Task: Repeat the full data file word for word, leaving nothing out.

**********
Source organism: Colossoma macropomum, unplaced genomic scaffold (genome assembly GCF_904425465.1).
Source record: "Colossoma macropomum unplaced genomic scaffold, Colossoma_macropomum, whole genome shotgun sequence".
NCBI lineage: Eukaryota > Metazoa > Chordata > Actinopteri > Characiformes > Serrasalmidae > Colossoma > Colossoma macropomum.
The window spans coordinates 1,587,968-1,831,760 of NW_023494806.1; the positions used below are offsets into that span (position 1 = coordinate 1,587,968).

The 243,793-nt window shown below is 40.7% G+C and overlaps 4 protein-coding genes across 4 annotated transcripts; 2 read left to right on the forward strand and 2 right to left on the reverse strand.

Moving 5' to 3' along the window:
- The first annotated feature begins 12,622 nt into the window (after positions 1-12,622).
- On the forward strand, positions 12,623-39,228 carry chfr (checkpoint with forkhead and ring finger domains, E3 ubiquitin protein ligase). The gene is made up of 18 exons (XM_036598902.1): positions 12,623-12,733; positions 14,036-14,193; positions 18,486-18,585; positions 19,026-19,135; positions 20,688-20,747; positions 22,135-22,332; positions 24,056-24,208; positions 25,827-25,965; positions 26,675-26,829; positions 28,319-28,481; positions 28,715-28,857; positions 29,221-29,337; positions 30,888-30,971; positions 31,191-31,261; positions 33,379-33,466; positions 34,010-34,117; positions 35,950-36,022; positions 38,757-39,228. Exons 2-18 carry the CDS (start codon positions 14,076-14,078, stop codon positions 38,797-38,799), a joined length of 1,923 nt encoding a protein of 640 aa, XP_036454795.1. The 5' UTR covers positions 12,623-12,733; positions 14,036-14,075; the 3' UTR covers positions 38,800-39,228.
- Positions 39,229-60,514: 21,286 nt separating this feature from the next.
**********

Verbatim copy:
Source organism: Colossoma macropomum, unplaced genomic scaffold (genome assembly GCF_904425465.1).
Source record: "Colossoma macropomum unplaced genomic scaffold, Colossoma_macropomum, whole genome shotgun sequence".
NCBI lineage: Eukaryota > Metazoa > Chordata > Actinopteri > Characiformes > Serrasalmidae > Colossoma > Colossoma macropomum.
The window spans coordinates 1,587,968-1,831,760 of NW_023494806.1; the positions used below are offsets into that span (position 1 = coordinate 1,587,968).

The 243,793-nt window shown below is 40.7% G+C and overlaps 4 protein-coding genes across 4 annotated transcripts; 2 read left to right on the forward strand and 2 right to left on the reverse strand.

Moving 5' to 3' along the window:
- The first annotated feature begins 12,622 nt into the window (after positions 1-12,622).
- On the forward strand, positions 12,623-39,228 carry chfr (checkpoint with forkhead and ring finger domains, E3 ubiquitin protein ligase). The gene is made up of 18 exons (XM_036598902.1): positions 12,623-12,733; positions 14,036-14,193; positions 18,486-18,585; positions 19,026-19,135; positions 20,688-20,747; positions 22,135-22,332; positions 24,056-24,208; positions 25,827-25,965; positions 26,675-26,829; positions 28,319-28,481; positions 28,715-28,857; positions 29,221-29,337; positions 30,888-30,971; positions 31,191-31,261; positions 33,379-33,466; positions 34,010-34,117; positions 35,950-36,022; positions 38,757-39,228. Exons 2-18 carry the CDS (start codon positions 14,076-14,078, stop codon positions 38,797-38,799), a joined length of 1,923 nt encoding a protein of 640 aa, XP_036454795.1. The 5' UTR covers positions 12,623-12,733; positions 14,036-14,075; the 3' UTR covers positions 38,800-39,228.
- Positions 39,229-60,514: 21,286 nt separating this feature from the next.